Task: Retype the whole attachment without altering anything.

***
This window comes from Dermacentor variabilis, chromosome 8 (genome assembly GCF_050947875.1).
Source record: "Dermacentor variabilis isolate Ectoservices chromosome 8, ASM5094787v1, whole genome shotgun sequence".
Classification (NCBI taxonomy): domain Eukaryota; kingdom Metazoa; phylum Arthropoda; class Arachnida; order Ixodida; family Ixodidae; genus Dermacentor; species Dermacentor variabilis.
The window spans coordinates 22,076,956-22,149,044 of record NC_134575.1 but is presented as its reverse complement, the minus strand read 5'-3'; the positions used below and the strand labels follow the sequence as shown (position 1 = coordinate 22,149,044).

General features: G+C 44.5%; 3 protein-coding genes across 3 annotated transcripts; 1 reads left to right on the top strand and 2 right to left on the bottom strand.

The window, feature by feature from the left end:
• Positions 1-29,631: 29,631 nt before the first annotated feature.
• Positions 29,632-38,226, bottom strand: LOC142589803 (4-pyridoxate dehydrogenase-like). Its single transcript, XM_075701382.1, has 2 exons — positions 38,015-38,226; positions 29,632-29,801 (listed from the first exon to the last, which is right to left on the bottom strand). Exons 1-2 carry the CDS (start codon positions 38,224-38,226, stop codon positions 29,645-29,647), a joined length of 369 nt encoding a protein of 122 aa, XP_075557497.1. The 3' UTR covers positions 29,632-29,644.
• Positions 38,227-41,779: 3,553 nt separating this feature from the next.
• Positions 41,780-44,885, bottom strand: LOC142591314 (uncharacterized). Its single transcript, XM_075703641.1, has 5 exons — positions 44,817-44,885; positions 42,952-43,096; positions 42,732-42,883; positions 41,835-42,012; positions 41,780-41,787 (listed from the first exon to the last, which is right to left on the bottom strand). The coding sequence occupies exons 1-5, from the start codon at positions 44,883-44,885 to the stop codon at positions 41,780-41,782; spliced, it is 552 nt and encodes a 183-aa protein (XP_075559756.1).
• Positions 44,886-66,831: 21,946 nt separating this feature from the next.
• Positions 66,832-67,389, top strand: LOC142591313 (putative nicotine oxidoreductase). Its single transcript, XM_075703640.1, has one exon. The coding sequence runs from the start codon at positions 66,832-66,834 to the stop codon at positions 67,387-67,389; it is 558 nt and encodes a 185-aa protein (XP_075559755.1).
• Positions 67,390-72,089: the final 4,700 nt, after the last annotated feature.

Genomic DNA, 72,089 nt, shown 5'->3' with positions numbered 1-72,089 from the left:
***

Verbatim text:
This window comes from Dermacentor variabilis, chromosome 8 (genome assembly GCF_050947875.1).
Source record: "Dermacentor variabilis isolate Ectoservices chromosome 8, ASM5094787v1, whole genome shotgun sequence".
Classification (NCBI taxonomy): domain Eukaryota; kingdom Metazoa; phylum Arthropoda; class Arachnida; order Ixodida; family Ixodidae; genus Dermacentor; species Dermacentor variabilis.
The window spans coordinates 22,076,956-22,149,044 of record NC_134575.1 but is presented as its reverse complement, the minus strand read 5'-3'; the positions used below and the strand labels follow the sequence as shown (position 1 = coordinate 22,149,044).

General features: G+C 44.5%; 3 protein-coding genes across 3 annotated transcripts; 1 reads left to right on the top strand and 2 right to left on the bottom strand.

The window, feature by feature from the left end:
• Positions 1-29,631: 29,631 nt before the first annotated feature.
• Positions 29,632-38,226, bottom strand: LOC142589803 (4-pyridoxate dehydrogenase-like). Its single transcript, XM_075701382.1, has 2 exons — positions 38,015-38,226; positions 29,632-29,801 (listed from the first exon to the last, which is right to left on the bottom strand). Exons 1-2 carry the CDS (start codon positions 38,224-38,226, stop codon positions 29,645-29,647), a joined length of 369 nt encoding a protein of 122 aa, XP_075557497.1. The 3' UTR covers positions 29,632-29,644.
• Positions 38,227-41,779: 3,553 nt separating this feature from the next.
• Positions 41,780-44,885, bottom strand: LOC142591314 (uncharacterized). Its single transcript, XM_075703641.1, has 5 exons — positions 44,817-44,885; positions 42,952-43,096; positions 42,732-42,883; positions 41,835-42,012; positions 41,780-41,787 (listed from the first exon to the last, which is right to left on the bottom strand). The coding sequence occupies exons 1-5, from the start codon at positions 44,883-44,885 to the stop codon at positions 41,780-41,782; spliced, it is 552 nt and encodes a 183-aa protein (XP_075559756.1).
• Positions 44,886-66,831: 21,946 nt separating this feature from the next.
• Positions 66,832-67,389, top strand: LOC142591313 (putative nicotine oxidoreductase). Its single transcript, XM_075703640.1, has one exon. The coding sequence runs from the start codon at positions 66,832-66,834 to the stop codon at positions 67,387-67,389; it is 558 nt and encodes a 185-aa protein (XP_075559755.1).
• Positions 67,390-72,089: the final 4,700 nt, after the last annotated feature.

Genomic DNA, 72,089 nt, shown 5'->3' with positions numbered 1-72,089 from the left: